“Well, I went away without thinking very much, because I had a bad place in my knee — a blue place bigger than the new half crown, where you saw that the pony kicked me. I had him up, and thrashed him, when I got home; but that has got nothing to do with it — only that I made him know who was his master. And then I tried to go on with a lot of things as usual; but somehow I did not care at all. There was a great rat hunt that I had been thinking of more than three weeks, when they got the straddles down, to be ready for the new ricks to come instead. But I could not go near it; and it made them think that the whole of my inside was out of order. And it must have been. I can see by looking back; it must have been so, without my knowing it. I hit several people with my holly on their shins, because they knew more than I did. But that was no good; nor was anything else. I only got more and more out of sorts, and could not stay quiet anywhere; and yet it was no good to me to try to make a noise. All day I went about as if I did not care whether people contradicted me or not, or where I was, or what time I should get back, or whether there would be any dinner. And I tucked up my feet in my nightgown every night; but instead of stopping there, as they always used to do, they were down in cold places immediately; and instead of any sleep, I bit holes by the hundred in the sheets, with thinking. I hated to be spoken to, and I hated everybody; and so I do now, whenever I come to think about them!”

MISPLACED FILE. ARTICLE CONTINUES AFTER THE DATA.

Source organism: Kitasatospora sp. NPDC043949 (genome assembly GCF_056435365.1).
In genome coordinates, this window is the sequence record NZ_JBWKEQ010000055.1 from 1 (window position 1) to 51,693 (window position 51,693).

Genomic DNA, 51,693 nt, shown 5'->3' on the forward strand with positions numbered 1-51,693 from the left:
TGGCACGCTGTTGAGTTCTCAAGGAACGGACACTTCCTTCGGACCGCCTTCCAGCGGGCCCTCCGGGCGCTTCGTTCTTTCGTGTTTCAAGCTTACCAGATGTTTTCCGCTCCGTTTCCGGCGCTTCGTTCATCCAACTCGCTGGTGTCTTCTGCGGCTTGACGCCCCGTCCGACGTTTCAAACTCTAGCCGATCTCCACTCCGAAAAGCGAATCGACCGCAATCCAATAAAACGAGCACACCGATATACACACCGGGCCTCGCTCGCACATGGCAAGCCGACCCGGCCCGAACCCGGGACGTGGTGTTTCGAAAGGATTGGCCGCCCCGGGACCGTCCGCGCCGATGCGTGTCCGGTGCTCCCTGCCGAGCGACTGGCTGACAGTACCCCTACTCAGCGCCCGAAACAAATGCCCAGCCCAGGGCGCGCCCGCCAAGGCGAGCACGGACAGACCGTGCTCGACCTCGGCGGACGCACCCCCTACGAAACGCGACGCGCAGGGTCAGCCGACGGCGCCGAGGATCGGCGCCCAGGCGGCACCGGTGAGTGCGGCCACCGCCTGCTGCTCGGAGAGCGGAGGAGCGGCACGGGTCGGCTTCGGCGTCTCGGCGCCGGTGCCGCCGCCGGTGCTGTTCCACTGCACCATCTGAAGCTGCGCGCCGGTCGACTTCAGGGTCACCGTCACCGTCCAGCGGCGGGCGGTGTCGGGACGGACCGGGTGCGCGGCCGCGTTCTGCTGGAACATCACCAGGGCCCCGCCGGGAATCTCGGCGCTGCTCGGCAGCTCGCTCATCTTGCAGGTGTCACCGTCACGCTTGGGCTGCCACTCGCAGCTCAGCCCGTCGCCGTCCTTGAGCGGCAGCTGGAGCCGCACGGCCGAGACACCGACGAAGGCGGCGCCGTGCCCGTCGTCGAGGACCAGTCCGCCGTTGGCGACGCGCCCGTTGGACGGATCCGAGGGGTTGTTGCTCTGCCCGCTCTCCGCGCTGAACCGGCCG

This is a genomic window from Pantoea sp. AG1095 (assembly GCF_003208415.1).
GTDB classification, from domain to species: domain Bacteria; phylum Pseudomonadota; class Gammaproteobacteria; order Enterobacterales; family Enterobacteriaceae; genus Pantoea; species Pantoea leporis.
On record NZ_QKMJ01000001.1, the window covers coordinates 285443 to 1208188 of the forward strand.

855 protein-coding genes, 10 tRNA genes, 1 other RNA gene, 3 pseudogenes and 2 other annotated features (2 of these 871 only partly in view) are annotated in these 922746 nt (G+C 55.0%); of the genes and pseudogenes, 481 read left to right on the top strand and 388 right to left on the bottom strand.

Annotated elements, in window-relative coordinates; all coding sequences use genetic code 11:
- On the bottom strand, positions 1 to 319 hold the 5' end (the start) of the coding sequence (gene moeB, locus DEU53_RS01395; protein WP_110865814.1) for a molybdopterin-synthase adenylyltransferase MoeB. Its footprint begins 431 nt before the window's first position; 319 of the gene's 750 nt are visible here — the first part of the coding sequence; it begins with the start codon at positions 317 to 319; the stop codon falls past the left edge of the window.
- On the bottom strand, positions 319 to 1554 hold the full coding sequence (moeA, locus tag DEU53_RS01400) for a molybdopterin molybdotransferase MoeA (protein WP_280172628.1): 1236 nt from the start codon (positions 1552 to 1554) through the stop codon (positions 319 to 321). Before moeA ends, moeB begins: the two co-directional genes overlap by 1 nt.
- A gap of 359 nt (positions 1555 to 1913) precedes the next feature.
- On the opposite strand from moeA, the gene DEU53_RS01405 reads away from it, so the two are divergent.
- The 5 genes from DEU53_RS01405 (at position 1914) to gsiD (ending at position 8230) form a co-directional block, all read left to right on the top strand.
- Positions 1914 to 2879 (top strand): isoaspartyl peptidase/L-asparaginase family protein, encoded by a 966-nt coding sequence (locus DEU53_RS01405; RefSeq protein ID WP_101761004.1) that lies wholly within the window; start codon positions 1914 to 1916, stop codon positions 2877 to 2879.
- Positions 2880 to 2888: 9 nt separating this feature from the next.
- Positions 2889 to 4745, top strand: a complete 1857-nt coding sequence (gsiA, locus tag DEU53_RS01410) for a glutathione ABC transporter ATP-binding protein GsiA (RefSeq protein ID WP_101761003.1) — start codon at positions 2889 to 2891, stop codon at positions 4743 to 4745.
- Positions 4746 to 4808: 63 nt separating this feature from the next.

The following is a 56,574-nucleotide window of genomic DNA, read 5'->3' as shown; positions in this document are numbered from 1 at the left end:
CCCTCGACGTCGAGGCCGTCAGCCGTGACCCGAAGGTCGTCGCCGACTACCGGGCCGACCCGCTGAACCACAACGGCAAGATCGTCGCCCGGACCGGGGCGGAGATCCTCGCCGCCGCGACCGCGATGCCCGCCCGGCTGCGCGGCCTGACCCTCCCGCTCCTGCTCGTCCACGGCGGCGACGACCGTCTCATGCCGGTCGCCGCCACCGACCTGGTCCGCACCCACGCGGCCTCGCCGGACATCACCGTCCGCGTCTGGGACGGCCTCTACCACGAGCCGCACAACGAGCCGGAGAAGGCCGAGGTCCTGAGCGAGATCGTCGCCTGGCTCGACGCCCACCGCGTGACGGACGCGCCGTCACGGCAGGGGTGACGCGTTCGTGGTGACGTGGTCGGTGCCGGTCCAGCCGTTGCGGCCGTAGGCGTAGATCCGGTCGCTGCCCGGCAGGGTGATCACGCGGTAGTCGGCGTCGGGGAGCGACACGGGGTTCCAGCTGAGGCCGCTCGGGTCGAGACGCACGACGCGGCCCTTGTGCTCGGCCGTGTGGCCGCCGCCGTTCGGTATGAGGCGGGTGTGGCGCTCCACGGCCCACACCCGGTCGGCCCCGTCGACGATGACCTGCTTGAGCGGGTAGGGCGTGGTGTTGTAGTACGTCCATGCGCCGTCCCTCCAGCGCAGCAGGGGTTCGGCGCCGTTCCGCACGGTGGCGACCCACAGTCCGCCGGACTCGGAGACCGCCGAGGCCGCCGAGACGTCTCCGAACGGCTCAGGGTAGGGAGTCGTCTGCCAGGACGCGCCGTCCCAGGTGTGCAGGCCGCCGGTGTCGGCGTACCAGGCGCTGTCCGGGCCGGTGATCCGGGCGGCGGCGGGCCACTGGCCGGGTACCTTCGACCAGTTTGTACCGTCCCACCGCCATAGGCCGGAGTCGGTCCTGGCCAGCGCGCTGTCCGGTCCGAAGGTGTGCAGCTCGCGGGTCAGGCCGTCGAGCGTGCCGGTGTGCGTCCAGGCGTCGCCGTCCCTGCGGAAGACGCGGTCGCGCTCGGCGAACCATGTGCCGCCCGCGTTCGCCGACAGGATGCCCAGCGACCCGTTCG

“Including even poor me, I suppose?” Insie had wonderfully pretty eyebrows, and a pretty way of raising them, and letting more light into her bright hazel eyes.

“No, I never seemed to hate you; though I often was put out, because I could never make your face come well. I was thinking of you always, but I could not see you. Now tell me whether you have been like that.”

“Not at all; but I have thought of you once or twice, and wondered what could make you want to come and see me. If I were a boy, perhaps I could understand it.”

“I hate boys; I am a man all over now. I am old enough to have a wife; and I mean to have you. How much do you suppose my waistcoat cost? Well, never mind, because you are not rich. But I have got money enough for both of us to live well, and nobody can keep me out of it. You know what a road is, I suppose — a good road leading to a town? Have you ever seen one? A brown place, with hedges on each side, made hard and smooth for horses to go upon, and wheels that make a rumble. Well, if you will have me, and behave well to me, you shall sit up by yourself in a velvet dress, with a man before you and a man behind, and believe that you are flying.”